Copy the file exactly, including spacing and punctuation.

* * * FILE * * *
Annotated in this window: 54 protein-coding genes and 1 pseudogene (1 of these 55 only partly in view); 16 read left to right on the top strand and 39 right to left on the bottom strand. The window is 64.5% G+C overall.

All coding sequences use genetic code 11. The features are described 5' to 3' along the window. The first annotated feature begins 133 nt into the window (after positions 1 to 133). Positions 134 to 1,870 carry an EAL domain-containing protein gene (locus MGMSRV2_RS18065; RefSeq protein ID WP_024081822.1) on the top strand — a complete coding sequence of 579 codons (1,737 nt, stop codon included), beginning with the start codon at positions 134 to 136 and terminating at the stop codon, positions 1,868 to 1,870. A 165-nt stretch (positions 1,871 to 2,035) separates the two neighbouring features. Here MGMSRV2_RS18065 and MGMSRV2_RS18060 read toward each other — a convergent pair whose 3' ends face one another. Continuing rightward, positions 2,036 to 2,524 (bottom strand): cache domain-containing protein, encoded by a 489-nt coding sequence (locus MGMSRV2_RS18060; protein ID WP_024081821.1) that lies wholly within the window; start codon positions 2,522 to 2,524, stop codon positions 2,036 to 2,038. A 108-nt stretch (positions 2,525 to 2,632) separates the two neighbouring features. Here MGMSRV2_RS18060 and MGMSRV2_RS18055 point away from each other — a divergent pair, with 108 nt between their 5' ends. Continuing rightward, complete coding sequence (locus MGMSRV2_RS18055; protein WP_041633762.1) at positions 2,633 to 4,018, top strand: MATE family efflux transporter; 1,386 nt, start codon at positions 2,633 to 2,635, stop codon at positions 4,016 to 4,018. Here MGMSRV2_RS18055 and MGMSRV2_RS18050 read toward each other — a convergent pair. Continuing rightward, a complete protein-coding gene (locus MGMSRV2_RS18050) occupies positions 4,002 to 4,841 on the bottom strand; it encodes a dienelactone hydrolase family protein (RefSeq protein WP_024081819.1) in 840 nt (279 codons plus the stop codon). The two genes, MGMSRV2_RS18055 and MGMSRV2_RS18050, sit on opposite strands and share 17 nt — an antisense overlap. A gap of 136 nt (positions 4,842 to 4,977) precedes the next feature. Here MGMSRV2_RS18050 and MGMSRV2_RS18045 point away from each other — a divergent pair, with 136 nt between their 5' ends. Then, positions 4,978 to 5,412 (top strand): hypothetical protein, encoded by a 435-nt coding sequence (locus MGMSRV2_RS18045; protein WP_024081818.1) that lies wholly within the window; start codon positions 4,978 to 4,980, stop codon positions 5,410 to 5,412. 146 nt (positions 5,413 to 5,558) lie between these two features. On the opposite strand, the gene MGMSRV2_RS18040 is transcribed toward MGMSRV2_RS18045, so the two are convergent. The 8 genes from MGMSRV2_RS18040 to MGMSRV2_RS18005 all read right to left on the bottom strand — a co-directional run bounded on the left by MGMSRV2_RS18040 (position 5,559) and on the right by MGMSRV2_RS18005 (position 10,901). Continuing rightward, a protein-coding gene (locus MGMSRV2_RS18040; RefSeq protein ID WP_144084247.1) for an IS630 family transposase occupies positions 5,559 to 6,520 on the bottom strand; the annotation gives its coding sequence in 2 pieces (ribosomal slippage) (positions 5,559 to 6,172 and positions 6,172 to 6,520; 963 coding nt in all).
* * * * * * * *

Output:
Annotated in this window: 54 protein-coding genes and 1 pseudogene (1 of these 55 only partly in view); 16 read left to right on the top strand and 39 right to left on the bottom strand. The window is 64.5% G+C overall.

All coding sequences use genetic code 11. The features are described 5' to 3' along the window. The first annotated feature begins 133 nt into the window (after positions 1 to 133). Positions 134 to 1,870 carry an EAL domain-containing protein gene (locus MGMSRV2_RS18065; RefSeq protein ID WP_024081822.1) on the top strand — a complete coding sequence of 579 codons (1,737 nt, stop codon included), beginning with the start codon at positions 134 to 136 and terminating at the stop codon, positions 1,868 to 1,870. A 165-nt stretch (positions 1,871 to 2,035) separates the two neighbouring features. Here MGMSRV2_RS18065 and MGMSRV2_RS18060 read toward each other — a convergent pair whose 3' ends face one another. Continuing rightward, positions 2,036 to 2,524 (bottom strand): cache domain-containing protein, encoded by a 489-nt coding sequence (locus MGMSRV2_RS18060; protein ID WP_024081821.1) that lies wholly within the window; start codon positions 2,522 to 2,524, stop codon positions 2,036 to 2,038. A 108-nt stretch (positions 2,525 to 2,632) separates the two neighbouring features. Here MGMSRV2_RS18060 and MGMSRV2_RS18055 point away from each other — a divergent pair, with 108 nt between their 5' ends. Continuing rightward, complete coding sequence (locus MGMSRV2_RS18055; protein WP_041633762.1) at positions 2,633 to 4,018, top strand: MATE family efflux transporter; 1,386 nt, start codon at positions 2,633 to 2,635, stop codon at positions 4,016 to 4,018. Here MGMSRV2_RS18055 and MGMSRV2_RS18050 read toward each other — a convergent pair. Continuing rightward, a complete protein-coding gene (locus MGMSRV2_RS18050) occupies positions 4,002 to 4,841 on the bottom strand; it encodes a dienelactone hydrolase family protein (RefSeq protein WP_024081819.1) in 840 nt (279 codons plus the stop codon). The two genes, MGMSRV2_RS18055 and MGMSRV2_RS18050, sit on opposite strands and share 17 nt — an antisense overlap. A gap of 136 nt (positions 4,842 to 4,977) precedes the next feature. Here MGMSRV2_RS18050 and MGMSRV2_RS18045 point away from each other — a divergent pair, with 136 nt between their 5' ends. Then, positions 4,978 to 5,412 (top strand): hypothetical protein, encoded by a 435-nt coding sequence (locus MGMSRV2_RS18045; protein WP_024081818.1) that lies wholly within the window; start codon positions 4,978 to 4,980, stop codon positions 5,410 to 5,412. 146 nt (positions 5,413 to 5,558) lie between these two features. On the opposite strand, the gene MGMSRV2_RS18040 is transcribed toward MGMSRV2_RS18045, so the two are convergent. The 8 genes from MGMSRV2_RS18040 to MGMSRV2_RS18005 all read right to left on the bottom strand — a co-directional run bounded on the left by MGMSRV2_RS18040 (position 5,559) and on the right by MGMSRV2_RS18005 (position 10,901). Continuing rightward, a protein-coding gene (locus MGMSRV2_RS18040; RefSeq protein ID WP_144084247.1) for an IS630 family transposase occupies positions 5,559 to 6,520 on the bottom strand; the annotation gives its coding sequence in 2 pieces (ribosomal slippage) (positions 5,559 to 6,172 and positions 6,172 to 6,520; 963 coding nt in all).